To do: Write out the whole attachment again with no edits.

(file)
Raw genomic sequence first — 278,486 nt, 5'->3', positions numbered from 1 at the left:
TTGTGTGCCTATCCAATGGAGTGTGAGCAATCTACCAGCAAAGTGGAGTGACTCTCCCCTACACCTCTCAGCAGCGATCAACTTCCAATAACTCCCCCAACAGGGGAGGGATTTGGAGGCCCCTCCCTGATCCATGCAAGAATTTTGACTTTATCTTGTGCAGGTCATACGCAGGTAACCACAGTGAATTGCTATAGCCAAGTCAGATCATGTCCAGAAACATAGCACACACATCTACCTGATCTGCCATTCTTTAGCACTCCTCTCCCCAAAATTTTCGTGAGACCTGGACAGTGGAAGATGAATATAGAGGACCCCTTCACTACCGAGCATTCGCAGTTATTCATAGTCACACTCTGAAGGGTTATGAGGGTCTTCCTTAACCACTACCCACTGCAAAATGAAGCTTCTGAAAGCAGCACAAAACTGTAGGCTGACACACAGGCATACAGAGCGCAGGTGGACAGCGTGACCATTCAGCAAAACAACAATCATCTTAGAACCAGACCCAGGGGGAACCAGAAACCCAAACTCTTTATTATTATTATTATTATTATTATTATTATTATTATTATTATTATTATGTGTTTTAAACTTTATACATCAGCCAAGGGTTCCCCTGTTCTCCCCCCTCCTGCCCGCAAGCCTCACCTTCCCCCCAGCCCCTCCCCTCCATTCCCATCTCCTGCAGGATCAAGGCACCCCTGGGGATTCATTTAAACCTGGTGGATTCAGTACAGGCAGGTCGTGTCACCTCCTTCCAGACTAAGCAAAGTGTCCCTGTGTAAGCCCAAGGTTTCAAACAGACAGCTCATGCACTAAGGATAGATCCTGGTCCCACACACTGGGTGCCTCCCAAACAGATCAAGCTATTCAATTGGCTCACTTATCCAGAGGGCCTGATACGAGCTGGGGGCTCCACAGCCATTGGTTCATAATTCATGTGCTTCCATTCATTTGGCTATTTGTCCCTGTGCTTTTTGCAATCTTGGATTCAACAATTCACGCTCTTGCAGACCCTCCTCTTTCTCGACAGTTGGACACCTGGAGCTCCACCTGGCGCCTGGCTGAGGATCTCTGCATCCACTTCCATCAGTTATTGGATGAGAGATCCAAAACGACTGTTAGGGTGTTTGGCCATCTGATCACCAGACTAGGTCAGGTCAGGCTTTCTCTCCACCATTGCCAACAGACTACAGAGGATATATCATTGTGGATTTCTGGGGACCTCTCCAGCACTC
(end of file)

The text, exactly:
Raw genomic sequence first — 278,486 nt, 5'->3', positions numbered from 1 at the left:
TTGTGTGCCTATCCAATGGAGTGTGAGCAATCTACCAGCAAAGTGGAGTGACTCTCCCCTACACCTCTCAGCAGCGATCAACTTCCAATAACTCCCCCAACAGGGGAGGGATTTGGAGGCCCCTCCCTGATCCATGCAAGAATTTTGACTTTATCTTGTGCAGGTCATACGCAGGTAACCACAGTGAATTGCTATAGCCAAGTCAGATCATGTCCAGAAACATAGCACACACATCTACCTGATCTGCCATTCTTTAGCACTCCTCTCCCCAAAATTTTCGTGAGACCTGGACAGTGGAAGATGAATATAGAGGACCCCTTCACTACCGAGCATTCGCAGTTATTCATAGTCACACTCTGAAGGGTTATGAGGGTCTTCCTTAACCACTACCCACTGCAAAATGAAGCTTCTGAAAGCAGCACAAAACTGTAGGCTGACACACAGGCATACAGAGCGCAGGTGGACAGCGTGACCATTCAGCAAAACAACAATCATCTTAGAACCAGACCCAGGGGGAACCAGAAACCCAAACTCTTTATTATTATTATTATTATTATTATTATTATTATTATTATTATTATTATGTGTTTTAAACTTTATACATCAGCCAAGGGTTCCCCTGTTCTCCCCCCTCCTGCCCGCAAGCCTCACCTTCCCCCCAGCCCCTCCCCTCCATTCCCATCTCCTGCAGGATCAAGGCACCCCTGGGGATTCATTTAAACCTGGTGGATTCAGTACAGGCAGGTCGTGTCACCTCCTTCCAGACTAAGCAAAGTGTCCCTGTGTAAGCCCAAGGTTTCAAACAGACAGCTCATGCACTAAGGATAGATCCTGGTCCCACACACTGGGTGCCTCCCAAACAGATCAAGCTATTCAATTGGCTCACTTATCCAGAGGGCCTGATACGAGCTGGGGGCTCCACAGCCATTGGTTCATAATTCATGTGCTTCCATTCATTTGGCTATTTGTCCCTGTGCTTTTTGCAATCTTGGATTCAACAATTCACGCTCTTGCAGACCCTCCTCTTTCTCGACAGTTGGACACCTGGAGCTCCACCTGGCGCCTGGCTGAGGATCTCTGCATCCACTTCCATCAGTTATTGGATGAGAGATCCAAAACGACTGTTAGGGTGTTTGGCCATCTGATCACCAGACTAGGTCAGGTCAGGCTTTCTCTCCACCATTGCCAACAGACTACAGAGGATATATCATTGTGGATTTCTGGGGACCTCTCCAGCACTC